Educational information materials: Educational information materials can take a range of forms, such as leaflets, posters, games, slide presentations, wall displays, CDs, DVDs, flyers, web-based materials and newspaper or magazine adverts or articles, TV and radio coverage. (BTEC Nationals Health and Social Care Student Book, 2015) Educational information materials can be useful as there are many ways for people to find the information and process it in their own way and own time (both service users and staff).
Training courses: A training course is a series of lessons or lectures teaching the skills that someone might need (Collins Dictionary) Training courses are available to help people with care and support needs to overcome challenges. For example, if you suffer from epilepsy or have a family member who does, you could go to a training course to learn how to deal with your epilepsy or learn how to help others deal with it. Training courses are useful because they can be interactive which is how some people can best learn. Training courses are also for the service providers to educate them about the latest developments in their area of care. (BTEC Nationals Health and Social Care Student Book, 2015)
Opinion leaders: An opinion leader is someone who is active in a community, someone who speaks out and gets asked for advice a lot. In health and social care, this tends to be people who are chief executives of bodies such as the NHS but could equally be a local GP. They could be asked to use their opinions to influence discussions about subjects that others may not be confident enough to bring up or even had a thought about. For example, how Brexit might impact the NHS and what we can do to keep affordable healthcare for people. (
Clinical audits: A clinical audit is a way to find out if healthcare is being provided in line with standards and allows service providers and service users know where their service is doing well, and where there could be improvements. Based on the results of an audit, changes can be made to the service wherever necessary. For example, a clinical audit could be undertaken at a local medical centre, (NHS England)
Computer-aided advice systems:
Patient-mediated strategies:
Theories of communication
Communicating is the exchanging of information by speaking, writing, or using some other medium. Good communication skills are vital when providing care/support to service users in health and social care as the correct information about service users’ individual care needs need to be effectively passed to the right practitioners. Good communication skills are also vital because you will have to communicate with any clients as well, and you need to understand what they’re trying to communicate to you.
Charles Berner- communication cycle: The communication cycle was first identified by Charles Berner in 1965. In the cycle, there are sixsteps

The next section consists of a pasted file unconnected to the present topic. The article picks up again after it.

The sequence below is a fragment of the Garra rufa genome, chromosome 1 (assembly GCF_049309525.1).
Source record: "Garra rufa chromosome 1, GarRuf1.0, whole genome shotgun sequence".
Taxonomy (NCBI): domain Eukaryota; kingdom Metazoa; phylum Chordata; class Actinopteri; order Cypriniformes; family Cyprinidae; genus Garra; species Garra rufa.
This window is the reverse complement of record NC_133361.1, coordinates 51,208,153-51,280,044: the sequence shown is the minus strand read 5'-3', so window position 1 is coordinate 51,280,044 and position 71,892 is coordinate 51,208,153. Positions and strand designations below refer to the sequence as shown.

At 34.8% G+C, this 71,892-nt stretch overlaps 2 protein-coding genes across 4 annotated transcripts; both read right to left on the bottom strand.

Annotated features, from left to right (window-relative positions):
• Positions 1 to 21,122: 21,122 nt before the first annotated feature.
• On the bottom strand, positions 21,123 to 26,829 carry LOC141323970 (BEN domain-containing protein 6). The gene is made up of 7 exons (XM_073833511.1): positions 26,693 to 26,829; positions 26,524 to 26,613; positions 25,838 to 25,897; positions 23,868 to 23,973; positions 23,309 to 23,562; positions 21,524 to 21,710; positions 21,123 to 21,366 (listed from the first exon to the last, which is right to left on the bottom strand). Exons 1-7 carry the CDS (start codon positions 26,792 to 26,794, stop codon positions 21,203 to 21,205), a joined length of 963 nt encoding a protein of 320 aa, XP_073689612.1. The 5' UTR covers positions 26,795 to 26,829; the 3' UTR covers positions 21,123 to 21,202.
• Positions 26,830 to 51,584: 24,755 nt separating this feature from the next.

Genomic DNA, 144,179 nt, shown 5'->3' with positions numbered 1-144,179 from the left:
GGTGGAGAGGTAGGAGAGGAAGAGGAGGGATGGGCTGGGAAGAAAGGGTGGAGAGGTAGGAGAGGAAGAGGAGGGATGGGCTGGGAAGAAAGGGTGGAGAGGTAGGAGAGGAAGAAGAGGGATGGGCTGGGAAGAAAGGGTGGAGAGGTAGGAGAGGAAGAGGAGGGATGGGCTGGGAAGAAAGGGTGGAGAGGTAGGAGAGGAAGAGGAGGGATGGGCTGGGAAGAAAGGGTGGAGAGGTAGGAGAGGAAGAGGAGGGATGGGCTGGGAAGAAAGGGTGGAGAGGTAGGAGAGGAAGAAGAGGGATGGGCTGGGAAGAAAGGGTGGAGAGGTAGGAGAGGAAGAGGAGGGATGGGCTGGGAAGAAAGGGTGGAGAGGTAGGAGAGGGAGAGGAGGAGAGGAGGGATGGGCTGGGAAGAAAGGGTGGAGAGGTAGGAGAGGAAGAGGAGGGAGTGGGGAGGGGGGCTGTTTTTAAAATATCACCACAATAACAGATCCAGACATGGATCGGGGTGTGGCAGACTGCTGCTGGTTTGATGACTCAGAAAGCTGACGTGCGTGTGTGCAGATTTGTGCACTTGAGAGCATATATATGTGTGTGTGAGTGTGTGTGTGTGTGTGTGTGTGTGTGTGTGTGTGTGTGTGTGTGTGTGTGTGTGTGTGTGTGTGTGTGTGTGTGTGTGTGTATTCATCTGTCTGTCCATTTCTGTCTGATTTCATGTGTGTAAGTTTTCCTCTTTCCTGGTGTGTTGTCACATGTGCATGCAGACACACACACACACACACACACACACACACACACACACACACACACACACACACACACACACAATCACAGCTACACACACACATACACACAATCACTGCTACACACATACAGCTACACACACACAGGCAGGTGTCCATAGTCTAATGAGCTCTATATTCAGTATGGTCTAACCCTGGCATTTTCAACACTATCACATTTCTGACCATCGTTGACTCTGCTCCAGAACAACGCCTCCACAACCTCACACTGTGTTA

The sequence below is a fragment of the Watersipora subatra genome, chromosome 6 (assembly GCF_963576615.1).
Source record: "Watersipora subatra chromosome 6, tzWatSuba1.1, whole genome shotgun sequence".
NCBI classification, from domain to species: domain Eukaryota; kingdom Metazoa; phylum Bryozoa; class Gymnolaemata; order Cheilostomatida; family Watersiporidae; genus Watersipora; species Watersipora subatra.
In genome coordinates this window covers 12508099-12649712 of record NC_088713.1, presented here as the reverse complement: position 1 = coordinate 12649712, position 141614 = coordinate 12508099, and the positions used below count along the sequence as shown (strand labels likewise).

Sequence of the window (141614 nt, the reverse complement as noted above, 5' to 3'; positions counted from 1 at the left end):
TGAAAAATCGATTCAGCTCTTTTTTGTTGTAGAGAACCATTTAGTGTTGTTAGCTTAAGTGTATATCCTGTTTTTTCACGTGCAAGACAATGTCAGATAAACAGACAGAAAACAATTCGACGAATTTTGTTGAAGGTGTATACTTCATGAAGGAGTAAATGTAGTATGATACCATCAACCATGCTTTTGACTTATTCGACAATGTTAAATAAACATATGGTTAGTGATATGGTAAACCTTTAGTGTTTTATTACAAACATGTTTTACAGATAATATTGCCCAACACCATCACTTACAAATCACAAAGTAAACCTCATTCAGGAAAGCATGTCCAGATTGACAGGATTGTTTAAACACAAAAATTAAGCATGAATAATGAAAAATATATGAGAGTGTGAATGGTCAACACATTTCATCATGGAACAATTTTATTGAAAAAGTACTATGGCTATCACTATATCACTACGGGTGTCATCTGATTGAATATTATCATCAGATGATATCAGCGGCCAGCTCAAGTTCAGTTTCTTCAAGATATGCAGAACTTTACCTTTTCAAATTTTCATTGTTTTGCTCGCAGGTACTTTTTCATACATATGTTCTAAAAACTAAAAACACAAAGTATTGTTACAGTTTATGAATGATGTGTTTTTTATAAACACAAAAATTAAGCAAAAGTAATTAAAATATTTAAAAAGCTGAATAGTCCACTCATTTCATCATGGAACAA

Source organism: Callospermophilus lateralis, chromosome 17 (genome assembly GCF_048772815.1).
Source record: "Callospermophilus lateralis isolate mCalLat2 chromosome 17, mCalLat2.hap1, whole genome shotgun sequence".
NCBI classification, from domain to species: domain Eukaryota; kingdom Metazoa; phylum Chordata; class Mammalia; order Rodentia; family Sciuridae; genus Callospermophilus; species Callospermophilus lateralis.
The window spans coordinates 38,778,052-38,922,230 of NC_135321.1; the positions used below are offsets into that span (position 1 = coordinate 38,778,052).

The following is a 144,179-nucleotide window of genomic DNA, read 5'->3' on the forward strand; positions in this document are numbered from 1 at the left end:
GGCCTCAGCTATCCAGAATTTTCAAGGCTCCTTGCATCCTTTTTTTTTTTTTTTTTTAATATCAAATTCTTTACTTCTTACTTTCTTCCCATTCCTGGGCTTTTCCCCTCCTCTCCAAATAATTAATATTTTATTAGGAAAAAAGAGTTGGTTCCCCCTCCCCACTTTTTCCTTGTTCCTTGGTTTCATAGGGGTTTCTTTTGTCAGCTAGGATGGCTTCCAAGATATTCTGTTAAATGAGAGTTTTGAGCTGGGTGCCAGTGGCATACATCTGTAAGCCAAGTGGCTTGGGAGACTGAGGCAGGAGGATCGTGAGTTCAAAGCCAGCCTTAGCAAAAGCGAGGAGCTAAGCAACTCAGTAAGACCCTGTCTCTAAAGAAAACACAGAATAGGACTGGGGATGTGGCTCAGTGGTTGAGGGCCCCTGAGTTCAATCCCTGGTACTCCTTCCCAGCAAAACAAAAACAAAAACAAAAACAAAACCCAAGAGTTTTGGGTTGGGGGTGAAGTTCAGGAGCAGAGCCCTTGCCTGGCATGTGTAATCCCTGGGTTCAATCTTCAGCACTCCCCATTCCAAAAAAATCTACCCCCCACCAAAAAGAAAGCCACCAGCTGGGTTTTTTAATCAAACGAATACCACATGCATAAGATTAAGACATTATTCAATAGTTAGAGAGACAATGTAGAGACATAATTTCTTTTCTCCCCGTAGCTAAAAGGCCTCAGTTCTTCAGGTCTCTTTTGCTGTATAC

Michael Argyle – communication cycle: Michael Argyle was a social psychologist who researched and developed theories about human communication. In 1972, he said that interpersonal communication is a skill that needs to be learnt, like driving a car for example. He said that when you are driving a car.
Bruce Tuckman- group communication
Communication Techniques
Why good communication skills are important in health and social care
What is communication and what kinds are there? Eg physical, verbal etc (don’t put etc in, you have to list all of them)

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Explanation and assessment of strategies and communication techniques used with three individuals with different needs to overcome challenges
Explain and assess the strategies and communication techniques used with the case studies. Also talk about the methods for identifying these challenges and the strategies for overcoming them
Talk about the different challenges she faces- awareness and knowledge, practical, skills, motivational, and communication
Method of identifying challenges
Observation and talking to Nusrat informally
Strategies and communication techniques for overcoming these challenges and reasons why they are used
Appropriate psychological approach
Patient mediated strategies
Educational information materials
Talk about the different challenges she faces- awareness and knowledge, acceptance and belief, motivational and communication challenges
Method of identifying challenges
Observation, talking to individual informally, questionnaire
Strategies and communication techniques for overcoming these challenges and reasons why they are used
Talk about the different challenges he faces- awareness and knowledge, practical, skills, motivational, and communication
Method of identifying challenges
Observation, talking to Martin informally
Strategies and communication techniques for overcoming these challenges and reasons why they are used